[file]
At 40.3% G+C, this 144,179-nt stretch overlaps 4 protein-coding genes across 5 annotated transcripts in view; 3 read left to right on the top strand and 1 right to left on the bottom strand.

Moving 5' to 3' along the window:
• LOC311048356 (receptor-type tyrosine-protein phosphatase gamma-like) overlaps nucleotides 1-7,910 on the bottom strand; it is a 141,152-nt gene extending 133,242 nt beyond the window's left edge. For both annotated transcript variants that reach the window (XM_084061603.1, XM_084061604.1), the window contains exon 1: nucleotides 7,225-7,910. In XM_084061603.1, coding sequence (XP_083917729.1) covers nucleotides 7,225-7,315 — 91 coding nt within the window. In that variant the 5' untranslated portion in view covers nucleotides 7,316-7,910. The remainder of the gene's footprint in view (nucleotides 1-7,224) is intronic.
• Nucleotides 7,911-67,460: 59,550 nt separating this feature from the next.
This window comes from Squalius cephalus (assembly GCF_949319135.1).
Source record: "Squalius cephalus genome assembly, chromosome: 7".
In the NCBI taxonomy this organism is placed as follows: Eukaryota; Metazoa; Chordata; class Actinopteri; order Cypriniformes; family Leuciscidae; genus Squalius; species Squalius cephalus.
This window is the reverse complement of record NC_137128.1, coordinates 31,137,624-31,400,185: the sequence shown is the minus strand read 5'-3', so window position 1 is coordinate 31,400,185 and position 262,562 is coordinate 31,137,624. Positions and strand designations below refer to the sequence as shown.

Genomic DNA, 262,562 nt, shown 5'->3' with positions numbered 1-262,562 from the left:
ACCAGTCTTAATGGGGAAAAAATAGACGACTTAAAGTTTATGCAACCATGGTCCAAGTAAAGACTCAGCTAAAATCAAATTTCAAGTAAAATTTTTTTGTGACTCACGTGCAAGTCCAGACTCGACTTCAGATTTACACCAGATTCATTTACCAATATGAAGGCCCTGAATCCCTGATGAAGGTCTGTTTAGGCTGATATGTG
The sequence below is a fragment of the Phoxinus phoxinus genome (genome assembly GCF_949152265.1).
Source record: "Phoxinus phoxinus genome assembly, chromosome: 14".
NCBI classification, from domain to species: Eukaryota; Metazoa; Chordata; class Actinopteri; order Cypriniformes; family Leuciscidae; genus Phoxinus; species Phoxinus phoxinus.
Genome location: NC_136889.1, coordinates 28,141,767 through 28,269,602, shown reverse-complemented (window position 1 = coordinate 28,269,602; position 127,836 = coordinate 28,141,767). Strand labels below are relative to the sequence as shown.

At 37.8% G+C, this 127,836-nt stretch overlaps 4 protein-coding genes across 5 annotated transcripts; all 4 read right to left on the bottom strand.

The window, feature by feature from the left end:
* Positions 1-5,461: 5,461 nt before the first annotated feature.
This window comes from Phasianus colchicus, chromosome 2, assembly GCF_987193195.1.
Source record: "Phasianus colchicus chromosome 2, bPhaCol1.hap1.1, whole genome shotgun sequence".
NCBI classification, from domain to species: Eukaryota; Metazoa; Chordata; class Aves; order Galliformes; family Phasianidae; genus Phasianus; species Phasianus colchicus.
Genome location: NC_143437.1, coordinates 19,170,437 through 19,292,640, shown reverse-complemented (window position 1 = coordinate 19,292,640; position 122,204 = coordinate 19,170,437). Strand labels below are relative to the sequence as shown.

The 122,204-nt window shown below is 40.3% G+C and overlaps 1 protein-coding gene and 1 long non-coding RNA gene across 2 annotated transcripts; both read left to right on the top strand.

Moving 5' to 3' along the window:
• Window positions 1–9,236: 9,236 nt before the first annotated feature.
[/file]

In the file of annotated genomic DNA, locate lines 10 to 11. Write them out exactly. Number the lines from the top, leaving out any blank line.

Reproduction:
ACCAGTCTTAATGGGGAAAAAATAGACGACTTAAAGTTTATGCAACCATGGTCCAAGTAAAGACTCAGCTAAAATCAAATTTCAAGTAAAATTTTTTTGTGACTCACGTGCAAGTCCAGACTCGACTTCAGATTTACACCAGATTCATTTACCAATATGAAGGCCCTGAATCCCTGATGAAGGTCTGTTTAGGCTGATATGTG
The sequence below is a fragment of the Phoxinus phoxinus genome (genome assembly GCF_949152265.1).